and their skills. We believe efforts underway within the UN to develop baseline
capability standards for infantry battalions, staff officers and medical support
units are an important step towards ensuring peacekeepers are better prepared
and equipped. Timely and comprehensive information on existing capability gaps
would assist in ensuring there is a coordinated and targeted approach to capacity
building. We look forward to the outcomes of the impact assessment of the capability
Many speakers this morning have emphasised the important linkages between peacekeeping
and peacebuilding. Australia's own recent experience with peace and security
operations in our own region – including in Timor-Leste and Solomon Islands
– has placed a premium on the early transition to peacebuilding which
we all recognise is the only way to prevent societies coming out of conlict
from sliding quickly back into conflict. Early peacebuilding efforts require
the early deployment of qualified civilian personnel. We look forward to the
forthcoming Secretary-General's report on the civilian capacity review.
Bilateral and multilateral partnerships are an important part of capacity building
for peacekeepers. Australia seeks to share its own peacekeeping experiences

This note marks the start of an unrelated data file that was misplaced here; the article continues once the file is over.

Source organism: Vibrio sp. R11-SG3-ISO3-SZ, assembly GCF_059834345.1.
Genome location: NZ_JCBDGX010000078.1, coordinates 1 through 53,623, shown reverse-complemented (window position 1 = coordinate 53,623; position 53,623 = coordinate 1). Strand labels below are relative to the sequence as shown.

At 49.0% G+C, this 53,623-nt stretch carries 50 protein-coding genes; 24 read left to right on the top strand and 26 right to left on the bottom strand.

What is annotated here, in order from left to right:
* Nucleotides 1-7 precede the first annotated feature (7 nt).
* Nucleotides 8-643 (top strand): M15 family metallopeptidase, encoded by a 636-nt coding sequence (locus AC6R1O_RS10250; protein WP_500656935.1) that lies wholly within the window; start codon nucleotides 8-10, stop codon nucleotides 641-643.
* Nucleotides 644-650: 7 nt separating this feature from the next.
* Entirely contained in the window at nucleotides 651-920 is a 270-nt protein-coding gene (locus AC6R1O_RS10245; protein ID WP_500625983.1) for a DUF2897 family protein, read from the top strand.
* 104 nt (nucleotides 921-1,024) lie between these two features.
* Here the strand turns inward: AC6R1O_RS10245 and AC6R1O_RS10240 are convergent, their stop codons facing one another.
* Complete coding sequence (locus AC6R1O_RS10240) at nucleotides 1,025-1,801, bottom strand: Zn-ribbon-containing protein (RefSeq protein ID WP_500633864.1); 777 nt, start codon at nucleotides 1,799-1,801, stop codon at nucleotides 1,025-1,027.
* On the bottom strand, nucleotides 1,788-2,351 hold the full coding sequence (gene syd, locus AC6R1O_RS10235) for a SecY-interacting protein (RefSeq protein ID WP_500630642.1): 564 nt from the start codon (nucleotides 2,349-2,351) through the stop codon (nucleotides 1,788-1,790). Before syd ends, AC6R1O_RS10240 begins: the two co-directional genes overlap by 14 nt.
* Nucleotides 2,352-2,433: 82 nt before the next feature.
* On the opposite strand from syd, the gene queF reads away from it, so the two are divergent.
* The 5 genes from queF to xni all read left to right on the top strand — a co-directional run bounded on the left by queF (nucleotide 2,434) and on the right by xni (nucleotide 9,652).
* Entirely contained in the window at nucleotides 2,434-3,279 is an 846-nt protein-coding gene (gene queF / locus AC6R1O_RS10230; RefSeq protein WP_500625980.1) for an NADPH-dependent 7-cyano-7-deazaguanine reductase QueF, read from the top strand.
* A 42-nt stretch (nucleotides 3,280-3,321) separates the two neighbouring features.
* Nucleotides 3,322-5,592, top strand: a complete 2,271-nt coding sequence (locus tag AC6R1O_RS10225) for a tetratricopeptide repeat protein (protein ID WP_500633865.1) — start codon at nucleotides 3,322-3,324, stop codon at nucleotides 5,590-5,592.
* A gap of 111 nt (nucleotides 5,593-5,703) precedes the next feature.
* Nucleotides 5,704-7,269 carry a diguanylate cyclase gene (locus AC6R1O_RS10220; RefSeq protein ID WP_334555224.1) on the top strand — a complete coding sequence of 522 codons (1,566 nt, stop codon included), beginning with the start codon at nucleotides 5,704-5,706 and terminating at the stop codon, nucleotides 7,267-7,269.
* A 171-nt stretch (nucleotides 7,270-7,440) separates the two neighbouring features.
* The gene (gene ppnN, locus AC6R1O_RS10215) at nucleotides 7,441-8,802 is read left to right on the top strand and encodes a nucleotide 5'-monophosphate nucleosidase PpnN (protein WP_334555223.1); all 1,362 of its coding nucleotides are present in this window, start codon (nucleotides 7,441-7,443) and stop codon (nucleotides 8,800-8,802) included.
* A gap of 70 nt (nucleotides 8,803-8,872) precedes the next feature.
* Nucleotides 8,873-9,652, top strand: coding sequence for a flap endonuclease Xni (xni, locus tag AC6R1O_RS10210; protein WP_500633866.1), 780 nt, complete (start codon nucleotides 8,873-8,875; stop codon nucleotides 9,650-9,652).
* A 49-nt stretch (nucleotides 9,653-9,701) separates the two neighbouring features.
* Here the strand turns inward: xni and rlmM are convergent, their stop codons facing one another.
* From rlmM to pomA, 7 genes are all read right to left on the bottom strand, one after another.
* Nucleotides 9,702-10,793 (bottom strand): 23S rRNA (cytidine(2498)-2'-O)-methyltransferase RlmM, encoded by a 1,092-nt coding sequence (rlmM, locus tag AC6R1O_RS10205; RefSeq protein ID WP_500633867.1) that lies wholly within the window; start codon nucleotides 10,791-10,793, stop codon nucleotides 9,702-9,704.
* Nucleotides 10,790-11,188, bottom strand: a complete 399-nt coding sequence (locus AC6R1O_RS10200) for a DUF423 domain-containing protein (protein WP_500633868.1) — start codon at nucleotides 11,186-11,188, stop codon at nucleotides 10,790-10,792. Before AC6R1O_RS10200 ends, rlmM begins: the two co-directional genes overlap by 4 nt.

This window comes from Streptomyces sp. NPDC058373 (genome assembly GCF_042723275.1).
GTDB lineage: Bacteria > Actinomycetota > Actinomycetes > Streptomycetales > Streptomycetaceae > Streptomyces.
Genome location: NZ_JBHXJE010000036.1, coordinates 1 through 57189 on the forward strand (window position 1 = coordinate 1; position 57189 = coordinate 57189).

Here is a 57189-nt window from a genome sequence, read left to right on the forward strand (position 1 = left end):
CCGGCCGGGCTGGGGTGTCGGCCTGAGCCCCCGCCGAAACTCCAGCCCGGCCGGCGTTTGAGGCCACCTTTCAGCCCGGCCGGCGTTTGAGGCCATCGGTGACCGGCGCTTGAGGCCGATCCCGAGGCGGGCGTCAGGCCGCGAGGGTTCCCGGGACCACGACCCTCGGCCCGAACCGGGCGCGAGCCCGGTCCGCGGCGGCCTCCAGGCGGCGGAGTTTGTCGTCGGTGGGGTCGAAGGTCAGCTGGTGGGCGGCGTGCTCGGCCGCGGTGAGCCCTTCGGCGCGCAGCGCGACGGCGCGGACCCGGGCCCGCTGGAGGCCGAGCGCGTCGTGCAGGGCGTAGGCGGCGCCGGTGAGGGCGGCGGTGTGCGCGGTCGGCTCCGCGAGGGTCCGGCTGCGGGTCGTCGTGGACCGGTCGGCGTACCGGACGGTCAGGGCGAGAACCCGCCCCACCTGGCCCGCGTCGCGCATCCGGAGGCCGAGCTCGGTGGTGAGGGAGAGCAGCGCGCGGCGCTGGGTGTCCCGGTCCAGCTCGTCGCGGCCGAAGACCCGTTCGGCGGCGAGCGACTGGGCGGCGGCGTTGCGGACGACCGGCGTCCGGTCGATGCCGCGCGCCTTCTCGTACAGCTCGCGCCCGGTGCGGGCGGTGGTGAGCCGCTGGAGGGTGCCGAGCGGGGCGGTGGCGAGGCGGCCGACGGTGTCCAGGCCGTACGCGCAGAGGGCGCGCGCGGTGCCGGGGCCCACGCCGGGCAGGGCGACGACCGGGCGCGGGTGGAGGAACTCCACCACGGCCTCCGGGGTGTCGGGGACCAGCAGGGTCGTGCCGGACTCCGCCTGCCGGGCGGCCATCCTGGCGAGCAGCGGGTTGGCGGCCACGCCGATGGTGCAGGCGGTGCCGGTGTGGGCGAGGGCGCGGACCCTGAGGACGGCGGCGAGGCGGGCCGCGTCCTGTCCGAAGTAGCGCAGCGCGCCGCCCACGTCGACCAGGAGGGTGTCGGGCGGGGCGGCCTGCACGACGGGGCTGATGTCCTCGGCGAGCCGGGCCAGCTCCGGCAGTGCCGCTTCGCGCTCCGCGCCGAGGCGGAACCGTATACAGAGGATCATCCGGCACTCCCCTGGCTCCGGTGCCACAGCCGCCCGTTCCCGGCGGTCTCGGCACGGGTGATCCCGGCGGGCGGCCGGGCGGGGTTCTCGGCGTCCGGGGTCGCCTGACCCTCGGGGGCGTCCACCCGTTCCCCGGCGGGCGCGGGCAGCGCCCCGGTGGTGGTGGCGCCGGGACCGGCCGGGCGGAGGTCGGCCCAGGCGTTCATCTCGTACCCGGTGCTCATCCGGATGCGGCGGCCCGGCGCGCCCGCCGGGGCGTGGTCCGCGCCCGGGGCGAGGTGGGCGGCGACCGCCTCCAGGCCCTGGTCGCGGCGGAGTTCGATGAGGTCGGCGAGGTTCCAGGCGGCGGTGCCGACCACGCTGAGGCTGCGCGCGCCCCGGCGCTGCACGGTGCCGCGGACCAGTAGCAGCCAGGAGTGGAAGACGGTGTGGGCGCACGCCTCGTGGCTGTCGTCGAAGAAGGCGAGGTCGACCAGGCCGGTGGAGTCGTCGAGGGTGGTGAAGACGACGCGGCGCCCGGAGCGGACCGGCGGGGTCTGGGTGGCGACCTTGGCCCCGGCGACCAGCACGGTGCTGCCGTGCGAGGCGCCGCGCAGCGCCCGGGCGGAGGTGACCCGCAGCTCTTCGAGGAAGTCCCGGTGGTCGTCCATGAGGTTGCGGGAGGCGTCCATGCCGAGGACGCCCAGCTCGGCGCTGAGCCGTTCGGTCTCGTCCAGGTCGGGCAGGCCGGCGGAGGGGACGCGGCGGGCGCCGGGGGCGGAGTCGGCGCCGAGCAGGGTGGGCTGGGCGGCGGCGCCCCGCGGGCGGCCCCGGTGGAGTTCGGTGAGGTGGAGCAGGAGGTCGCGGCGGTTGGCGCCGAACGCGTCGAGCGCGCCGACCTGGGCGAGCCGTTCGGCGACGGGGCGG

through capacity building and training. Australian civilians, police and armed
forces work with our neighbours and partners, including our partners in the
Regional Assistance Mission in Solomon Islands, to build police and military
Our final point relates to providing clarity in relation to expectations of peacekeepers' roles on the ground. Peacekeepers are often faced with tough decisions, particularly when it comes to carrying out mandates to protect civilians. For this reason, Australia has been a strong advocate for specific protection of civilians training and guidance.
The development of pre-deployment training modules, which include scenario-based
training tools, is a welcome step to addressing some of the uncertainties peacekeepers
face in undertaking their duties. We encourage the Department of Peacekeeping
Operations to deliver these training modules to Member States and the field
as soon as possible. We believe these tools would be supported further by guidance
on protection of civilians for uniformed personnel.
Military personnel in particular can have important responsibilities when it
comes to physical protection of civilians and other peacekeeping personnel,
which can require them to use force. We look forward to the development of guidance
on the use of force, and have been pleased to support regional conferences on
Australia believes that it is only through strong consultation and burden sharing
from all parties that the peacekeeping partnership will retain its strength
and ability to address new challenges.
In concluding, we would like to take this opportunity to acknowledge once again
the service of those men and women deployed to peace operations, who are taking
forward the vital work of maintaining peace and security on the ground for communities
affected by conflict.